Access to Information Orders

Decision Information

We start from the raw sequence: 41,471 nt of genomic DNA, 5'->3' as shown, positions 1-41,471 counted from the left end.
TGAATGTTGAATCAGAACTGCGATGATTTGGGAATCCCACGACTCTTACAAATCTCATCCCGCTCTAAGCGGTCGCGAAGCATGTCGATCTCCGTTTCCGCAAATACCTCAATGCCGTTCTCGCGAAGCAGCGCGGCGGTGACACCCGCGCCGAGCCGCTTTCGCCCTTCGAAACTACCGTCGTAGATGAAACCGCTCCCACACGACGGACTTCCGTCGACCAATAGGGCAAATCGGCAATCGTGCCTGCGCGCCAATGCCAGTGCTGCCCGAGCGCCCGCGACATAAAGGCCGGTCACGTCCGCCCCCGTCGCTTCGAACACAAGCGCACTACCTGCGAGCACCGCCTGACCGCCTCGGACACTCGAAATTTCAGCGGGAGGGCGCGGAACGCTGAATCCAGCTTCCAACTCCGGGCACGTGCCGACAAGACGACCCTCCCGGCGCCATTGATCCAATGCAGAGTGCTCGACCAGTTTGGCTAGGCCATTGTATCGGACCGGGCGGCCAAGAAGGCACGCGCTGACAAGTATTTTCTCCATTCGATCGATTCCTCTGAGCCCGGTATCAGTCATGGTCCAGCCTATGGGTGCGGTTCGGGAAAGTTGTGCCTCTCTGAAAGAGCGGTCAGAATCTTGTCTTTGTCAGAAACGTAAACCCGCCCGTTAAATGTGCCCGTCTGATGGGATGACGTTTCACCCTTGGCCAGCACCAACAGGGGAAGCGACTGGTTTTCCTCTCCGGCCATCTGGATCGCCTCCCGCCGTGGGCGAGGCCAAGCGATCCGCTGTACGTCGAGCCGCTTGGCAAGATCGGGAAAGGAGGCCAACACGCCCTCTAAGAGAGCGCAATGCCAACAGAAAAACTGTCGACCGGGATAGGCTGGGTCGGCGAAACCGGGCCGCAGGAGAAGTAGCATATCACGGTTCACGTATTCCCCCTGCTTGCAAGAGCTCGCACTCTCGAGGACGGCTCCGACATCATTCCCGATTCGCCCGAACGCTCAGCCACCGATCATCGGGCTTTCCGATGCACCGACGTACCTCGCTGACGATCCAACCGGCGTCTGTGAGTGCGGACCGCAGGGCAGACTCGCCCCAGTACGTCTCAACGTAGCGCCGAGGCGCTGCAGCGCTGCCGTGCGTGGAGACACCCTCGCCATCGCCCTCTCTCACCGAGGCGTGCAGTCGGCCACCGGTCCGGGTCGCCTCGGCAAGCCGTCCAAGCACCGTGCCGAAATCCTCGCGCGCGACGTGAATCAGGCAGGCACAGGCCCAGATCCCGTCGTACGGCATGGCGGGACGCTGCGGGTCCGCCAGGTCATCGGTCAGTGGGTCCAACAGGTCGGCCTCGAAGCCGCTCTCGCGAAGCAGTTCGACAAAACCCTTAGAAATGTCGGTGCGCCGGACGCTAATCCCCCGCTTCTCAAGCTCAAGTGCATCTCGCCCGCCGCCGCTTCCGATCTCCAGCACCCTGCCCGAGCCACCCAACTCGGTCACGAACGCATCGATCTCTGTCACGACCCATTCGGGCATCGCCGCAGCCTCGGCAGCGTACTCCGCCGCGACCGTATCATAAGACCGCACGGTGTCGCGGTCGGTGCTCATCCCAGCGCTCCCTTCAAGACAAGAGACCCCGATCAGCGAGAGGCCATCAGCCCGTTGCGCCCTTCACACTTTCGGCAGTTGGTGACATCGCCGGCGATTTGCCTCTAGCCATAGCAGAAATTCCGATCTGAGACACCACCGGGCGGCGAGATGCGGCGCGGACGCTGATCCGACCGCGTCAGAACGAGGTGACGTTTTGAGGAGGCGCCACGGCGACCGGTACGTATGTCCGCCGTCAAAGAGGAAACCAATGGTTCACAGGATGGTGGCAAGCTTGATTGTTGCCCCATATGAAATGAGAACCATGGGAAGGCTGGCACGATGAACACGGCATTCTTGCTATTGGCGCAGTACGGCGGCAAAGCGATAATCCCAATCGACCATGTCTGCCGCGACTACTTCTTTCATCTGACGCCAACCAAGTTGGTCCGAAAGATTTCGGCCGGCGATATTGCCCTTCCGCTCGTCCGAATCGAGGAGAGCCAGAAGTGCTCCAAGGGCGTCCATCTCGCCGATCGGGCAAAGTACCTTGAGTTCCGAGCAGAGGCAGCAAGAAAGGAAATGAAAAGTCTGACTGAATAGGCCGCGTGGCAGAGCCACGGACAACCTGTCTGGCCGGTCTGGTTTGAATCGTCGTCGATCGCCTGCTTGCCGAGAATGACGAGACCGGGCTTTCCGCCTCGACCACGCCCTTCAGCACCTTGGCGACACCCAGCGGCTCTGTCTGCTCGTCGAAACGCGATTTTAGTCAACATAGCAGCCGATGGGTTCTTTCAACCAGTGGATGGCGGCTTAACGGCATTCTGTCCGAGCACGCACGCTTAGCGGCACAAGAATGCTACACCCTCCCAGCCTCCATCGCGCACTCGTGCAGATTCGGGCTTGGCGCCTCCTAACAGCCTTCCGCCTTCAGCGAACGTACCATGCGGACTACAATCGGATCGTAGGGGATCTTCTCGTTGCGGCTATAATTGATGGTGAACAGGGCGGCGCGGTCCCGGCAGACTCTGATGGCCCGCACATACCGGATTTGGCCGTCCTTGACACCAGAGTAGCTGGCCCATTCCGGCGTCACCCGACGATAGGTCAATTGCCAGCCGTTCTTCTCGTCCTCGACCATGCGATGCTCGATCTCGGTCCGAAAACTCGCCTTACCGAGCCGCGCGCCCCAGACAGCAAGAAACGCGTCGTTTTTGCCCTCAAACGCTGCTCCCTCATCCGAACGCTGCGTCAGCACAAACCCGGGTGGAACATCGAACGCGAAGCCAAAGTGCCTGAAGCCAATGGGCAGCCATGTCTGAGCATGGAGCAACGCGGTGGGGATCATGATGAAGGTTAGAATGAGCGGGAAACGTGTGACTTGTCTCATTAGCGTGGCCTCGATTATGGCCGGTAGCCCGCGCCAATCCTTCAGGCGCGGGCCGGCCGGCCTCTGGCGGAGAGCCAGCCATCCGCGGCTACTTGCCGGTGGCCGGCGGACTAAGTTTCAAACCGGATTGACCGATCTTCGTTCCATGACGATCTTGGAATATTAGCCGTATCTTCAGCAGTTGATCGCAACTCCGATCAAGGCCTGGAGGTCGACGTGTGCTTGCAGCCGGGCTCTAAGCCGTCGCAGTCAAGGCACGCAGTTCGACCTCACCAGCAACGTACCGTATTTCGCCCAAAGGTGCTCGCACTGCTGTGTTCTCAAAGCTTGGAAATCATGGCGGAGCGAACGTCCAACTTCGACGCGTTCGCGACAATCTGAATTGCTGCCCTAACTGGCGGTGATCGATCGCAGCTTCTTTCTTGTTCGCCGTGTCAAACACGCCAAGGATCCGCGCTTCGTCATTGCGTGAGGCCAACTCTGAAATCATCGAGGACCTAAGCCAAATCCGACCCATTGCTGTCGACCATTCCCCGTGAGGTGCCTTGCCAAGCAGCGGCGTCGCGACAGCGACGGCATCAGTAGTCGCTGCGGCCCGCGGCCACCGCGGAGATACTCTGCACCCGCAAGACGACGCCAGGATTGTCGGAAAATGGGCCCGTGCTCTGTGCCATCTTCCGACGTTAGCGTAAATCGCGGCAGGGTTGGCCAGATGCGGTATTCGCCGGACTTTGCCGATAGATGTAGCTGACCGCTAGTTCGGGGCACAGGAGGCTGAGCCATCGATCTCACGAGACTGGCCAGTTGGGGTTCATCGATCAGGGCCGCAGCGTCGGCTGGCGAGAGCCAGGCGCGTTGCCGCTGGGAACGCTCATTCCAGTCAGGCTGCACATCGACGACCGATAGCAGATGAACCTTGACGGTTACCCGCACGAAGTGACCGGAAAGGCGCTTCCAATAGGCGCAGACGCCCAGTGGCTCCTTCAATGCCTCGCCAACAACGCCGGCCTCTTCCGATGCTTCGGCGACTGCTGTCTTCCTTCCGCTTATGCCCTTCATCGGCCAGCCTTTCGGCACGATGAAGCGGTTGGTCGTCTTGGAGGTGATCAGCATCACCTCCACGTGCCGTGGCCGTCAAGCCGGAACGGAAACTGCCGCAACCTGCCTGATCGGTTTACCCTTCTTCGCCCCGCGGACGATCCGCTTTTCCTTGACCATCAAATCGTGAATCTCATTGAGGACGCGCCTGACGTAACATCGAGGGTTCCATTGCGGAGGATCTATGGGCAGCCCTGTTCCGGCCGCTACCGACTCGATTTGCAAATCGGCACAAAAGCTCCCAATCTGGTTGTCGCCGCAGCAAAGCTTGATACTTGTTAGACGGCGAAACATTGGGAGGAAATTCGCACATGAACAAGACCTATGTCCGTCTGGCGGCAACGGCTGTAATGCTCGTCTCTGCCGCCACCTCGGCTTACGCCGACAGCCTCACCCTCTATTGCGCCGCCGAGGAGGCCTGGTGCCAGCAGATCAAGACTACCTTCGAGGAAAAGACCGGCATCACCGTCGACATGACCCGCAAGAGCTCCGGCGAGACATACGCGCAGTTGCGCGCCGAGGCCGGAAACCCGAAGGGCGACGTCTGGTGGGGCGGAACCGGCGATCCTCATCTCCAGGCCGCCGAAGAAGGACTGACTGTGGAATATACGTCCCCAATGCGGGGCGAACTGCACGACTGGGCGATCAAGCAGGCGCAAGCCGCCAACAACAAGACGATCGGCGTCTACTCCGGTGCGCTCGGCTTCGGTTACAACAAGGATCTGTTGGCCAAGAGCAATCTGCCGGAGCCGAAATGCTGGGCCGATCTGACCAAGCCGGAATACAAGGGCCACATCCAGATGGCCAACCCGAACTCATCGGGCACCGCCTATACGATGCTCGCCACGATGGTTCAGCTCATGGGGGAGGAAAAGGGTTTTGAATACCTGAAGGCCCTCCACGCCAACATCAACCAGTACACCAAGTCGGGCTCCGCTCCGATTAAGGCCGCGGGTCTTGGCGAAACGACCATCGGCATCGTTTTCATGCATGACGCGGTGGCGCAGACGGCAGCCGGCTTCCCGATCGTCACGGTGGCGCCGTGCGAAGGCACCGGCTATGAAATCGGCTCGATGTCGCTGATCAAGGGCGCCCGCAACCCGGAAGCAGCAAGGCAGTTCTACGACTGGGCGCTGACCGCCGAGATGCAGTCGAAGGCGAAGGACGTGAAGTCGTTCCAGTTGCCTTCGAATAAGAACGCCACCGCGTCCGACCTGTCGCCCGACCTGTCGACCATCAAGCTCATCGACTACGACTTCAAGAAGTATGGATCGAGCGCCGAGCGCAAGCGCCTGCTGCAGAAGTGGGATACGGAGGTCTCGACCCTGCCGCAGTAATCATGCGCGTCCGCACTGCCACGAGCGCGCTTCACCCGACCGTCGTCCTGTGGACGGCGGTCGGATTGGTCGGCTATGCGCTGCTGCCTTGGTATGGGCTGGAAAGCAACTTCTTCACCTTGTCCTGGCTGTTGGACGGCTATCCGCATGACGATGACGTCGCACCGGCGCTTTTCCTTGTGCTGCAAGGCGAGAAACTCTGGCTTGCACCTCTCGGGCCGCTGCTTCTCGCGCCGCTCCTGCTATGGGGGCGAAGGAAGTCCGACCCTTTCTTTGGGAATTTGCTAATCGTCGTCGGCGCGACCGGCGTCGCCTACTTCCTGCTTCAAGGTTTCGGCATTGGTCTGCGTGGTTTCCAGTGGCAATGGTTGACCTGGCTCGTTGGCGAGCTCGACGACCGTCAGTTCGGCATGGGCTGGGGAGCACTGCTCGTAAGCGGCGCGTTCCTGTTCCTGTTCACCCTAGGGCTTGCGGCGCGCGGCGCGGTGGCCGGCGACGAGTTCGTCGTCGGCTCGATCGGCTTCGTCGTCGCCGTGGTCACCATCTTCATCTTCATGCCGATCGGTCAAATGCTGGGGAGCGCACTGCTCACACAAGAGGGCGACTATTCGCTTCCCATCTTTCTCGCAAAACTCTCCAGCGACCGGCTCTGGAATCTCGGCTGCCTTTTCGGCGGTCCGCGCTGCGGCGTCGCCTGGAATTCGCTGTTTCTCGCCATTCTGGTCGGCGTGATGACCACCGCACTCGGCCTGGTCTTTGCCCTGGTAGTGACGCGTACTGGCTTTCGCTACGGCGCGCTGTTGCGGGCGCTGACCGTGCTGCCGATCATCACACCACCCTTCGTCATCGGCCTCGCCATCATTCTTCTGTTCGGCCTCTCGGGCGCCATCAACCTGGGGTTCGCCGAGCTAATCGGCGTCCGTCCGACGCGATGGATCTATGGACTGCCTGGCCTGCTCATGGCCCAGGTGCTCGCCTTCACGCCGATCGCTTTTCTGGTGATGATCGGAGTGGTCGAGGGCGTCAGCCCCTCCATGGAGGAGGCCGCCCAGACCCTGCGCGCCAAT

Summary: